Extradition involves two countries cooperating to transfer an individual from one country to another to stand trial for a crime
Hollywood director Roman Polanski recently made headlines again when the Supreme Court of Poland rejected the Polish government’s request to extradite Polanski to the United States.
The extradition battle has been ongoing since 1978, when Polanski left the U.S. the day before he was due to be sentenced in a statutory rape case stemming from an incident in 1977. Polanski was set to plead guilty to one count of statutory rape in connection with allegedly having sex with a 13-year-old girl. Polanski moved to France, where he has spent the past four decades despite repeated attempts by American authorities to bring him back to the United States to stand trial. Polanski holds dual citizenship in Poland and France, however, France does not allow any country to extradite its citizens.
According to one report, legal experts believe the renewed push within Poland to extradite Polanski comes from a change in government leadership. In recent years, political and legal experts say that Polish politics have become more conservative, and the majority law-and-order party that currently has control in Poland would like to pursue justice against Polanski.
Authorities in Switzerland also refused to extradite Polanski to the U.S. in 2010. Polanski’s lawyer in Poland has argued that Polanski didn’t “flee” the United States, as he was never officially prohibited from leaving. Although the status of Polanski’s case in the U.S. and elsewhere remains uncertain, experts believe the Polish Supreme Court’s ruling has finally ended the case once and for all—at least in Poland.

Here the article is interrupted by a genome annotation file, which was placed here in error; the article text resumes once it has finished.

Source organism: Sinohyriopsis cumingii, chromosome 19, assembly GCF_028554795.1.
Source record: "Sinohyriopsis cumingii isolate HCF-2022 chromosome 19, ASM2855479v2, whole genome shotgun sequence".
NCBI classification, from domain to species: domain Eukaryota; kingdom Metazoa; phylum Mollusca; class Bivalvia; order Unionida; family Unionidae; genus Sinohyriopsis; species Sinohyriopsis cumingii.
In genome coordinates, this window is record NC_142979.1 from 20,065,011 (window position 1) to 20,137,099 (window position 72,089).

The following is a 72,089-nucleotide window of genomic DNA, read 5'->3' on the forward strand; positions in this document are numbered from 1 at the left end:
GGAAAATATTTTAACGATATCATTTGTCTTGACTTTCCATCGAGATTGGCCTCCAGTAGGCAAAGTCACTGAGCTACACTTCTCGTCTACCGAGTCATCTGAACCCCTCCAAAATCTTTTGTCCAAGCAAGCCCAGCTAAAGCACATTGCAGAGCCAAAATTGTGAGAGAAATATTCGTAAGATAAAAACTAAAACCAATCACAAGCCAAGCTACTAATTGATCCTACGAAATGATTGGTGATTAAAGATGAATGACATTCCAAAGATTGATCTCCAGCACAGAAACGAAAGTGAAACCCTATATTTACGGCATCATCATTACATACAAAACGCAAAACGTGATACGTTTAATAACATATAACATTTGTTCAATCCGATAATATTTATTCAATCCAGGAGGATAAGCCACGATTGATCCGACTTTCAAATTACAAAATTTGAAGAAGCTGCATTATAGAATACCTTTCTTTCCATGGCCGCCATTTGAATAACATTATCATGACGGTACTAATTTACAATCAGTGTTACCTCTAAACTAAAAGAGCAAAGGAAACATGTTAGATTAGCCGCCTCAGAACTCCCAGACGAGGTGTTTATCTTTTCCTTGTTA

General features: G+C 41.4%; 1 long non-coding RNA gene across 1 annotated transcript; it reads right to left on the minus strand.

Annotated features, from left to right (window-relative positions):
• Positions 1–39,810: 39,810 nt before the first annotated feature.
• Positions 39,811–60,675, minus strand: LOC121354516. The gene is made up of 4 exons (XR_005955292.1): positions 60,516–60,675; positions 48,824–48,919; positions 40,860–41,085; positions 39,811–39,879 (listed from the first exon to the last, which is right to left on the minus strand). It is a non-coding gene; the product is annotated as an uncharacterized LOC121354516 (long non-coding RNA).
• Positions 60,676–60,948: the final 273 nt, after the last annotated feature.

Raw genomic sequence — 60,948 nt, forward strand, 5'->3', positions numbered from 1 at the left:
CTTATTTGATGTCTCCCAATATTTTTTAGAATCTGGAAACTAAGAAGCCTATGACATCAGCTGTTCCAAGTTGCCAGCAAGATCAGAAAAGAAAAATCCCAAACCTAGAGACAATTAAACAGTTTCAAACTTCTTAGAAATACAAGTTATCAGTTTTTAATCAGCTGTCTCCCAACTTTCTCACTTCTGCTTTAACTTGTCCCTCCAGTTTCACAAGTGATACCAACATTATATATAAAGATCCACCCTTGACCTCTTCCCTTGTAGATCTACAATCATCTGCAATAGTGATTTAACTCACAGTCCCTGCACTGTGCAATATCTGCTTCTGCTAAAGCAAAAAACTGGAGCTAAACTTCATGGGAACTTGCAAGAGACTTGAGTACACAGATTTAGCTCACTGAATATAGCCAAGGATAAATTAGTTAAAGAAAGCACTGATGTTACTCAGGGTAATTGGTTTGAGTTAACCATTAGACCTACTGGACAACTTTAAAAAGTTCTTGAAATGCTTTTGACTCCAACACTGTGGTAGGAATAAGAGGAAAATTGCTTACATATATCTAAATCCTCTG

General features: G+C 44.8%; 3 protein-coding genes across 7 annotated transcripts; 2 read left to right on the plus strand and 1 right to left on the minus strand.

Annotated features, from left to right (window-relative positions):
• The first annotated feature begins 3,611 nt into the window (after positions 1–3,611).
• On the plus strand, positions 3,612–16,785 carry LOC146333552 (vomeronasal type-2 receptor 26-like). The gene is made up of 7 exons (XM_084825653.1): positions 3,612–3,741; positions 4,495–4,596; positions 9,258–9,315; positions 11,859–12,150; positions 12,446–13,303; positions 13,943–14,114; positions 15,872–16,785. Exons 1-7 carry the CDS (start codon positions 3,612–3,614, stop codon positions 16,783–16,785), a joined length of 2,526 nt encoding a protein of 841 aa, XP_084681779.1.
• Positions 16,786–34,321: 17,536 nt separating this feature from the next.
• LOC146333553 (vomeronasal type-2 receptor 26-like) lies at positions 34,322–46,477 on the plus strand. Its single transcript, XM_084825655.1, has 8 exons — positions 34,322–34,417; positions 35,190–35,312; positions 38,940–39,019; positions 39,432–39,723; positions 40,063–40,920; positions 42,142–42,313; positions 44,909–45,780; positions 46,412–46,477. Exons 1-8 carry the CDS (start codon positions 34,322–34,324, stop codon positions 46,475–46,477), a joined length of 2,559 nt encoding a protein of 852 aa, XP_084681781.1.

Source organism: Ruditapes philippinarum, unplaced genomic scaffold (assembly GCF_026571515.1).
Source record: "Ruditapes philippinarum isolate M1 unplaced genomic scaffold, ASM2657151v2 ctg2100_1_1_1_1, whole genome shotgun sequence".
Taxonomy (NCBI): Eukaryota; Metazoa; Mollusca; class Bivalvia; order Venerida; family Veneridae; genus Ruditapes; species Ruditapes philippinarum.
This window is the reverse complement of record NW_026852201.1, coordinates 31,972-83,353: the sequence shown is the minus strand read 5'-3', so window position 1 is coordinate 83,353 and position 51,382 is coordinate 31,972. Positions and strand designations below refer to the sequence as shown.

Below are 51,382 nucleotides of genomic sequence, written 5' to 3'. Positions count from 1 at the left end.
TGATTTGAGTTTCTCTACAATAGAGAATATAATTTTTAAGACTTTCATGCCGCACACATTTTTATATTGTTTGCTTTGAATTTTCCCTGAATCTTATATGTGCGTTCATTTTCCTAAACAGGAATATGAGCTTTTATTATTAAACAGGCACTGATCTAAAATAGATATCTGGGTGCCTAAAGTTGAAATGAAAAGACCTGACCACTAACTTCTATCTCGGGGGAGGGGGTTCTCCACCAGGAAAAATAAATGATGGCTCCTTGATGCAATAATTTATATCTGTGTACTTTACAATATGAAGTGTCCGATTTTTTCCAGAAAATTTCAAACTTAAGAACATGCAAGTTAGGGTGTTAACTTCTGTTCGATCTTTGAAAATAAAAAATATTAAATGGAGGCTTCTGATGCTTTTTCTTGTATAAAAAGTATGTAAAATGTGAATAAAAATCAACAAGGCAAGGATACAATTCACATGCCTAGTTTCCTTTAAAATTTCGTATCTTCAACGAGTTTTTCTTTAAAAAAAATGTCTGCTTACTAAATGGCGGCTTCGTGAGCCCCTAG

What Is Extradition?
The issue of extradition has resurfaced in recent years in connection with the Edward Snowden case. Snowden, a government contractor accused of stealing classified government information and handing it over to journalists, fled to Russia to escape prosecution in the U.S.
Extradition is used when a person living outside the United States is forcibly sent back to the U.S. by the government of the foreign country in which they’re residing. In most cases, extradition is in place through bilateral treaties between the U.S. and foreign countries. Currently, the U.S. maintains 107 extradition treaties with other nations.
Texas federal criminal defense lawyer Mick Mickelsen explains, “Extradition is distinguishable from deportation in that deporting an individual occurs when the person has failed to meet the legal requirements for residence in a particular country. Extradition involves two countries cooperating to transfer an individual from one country to another to stand trial for a crime.”
To be extradited, a person must first be charged with a crime. In other words, you can’t be extradited if the U.S. government simply suspects you have committed a crime.
Extradition treaties often specifically define what crimes are considered extraditable offenses. In some treaties, espionage or offenses committed against a government are not included in the extraditable crimes. Furthermore, some countries will extradite a fugitive—meaning a citizen of another country who has fled there to escape prosecution—but they will not allow their own citizens to be extradited.
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SOURCE: Broden & Mickelsen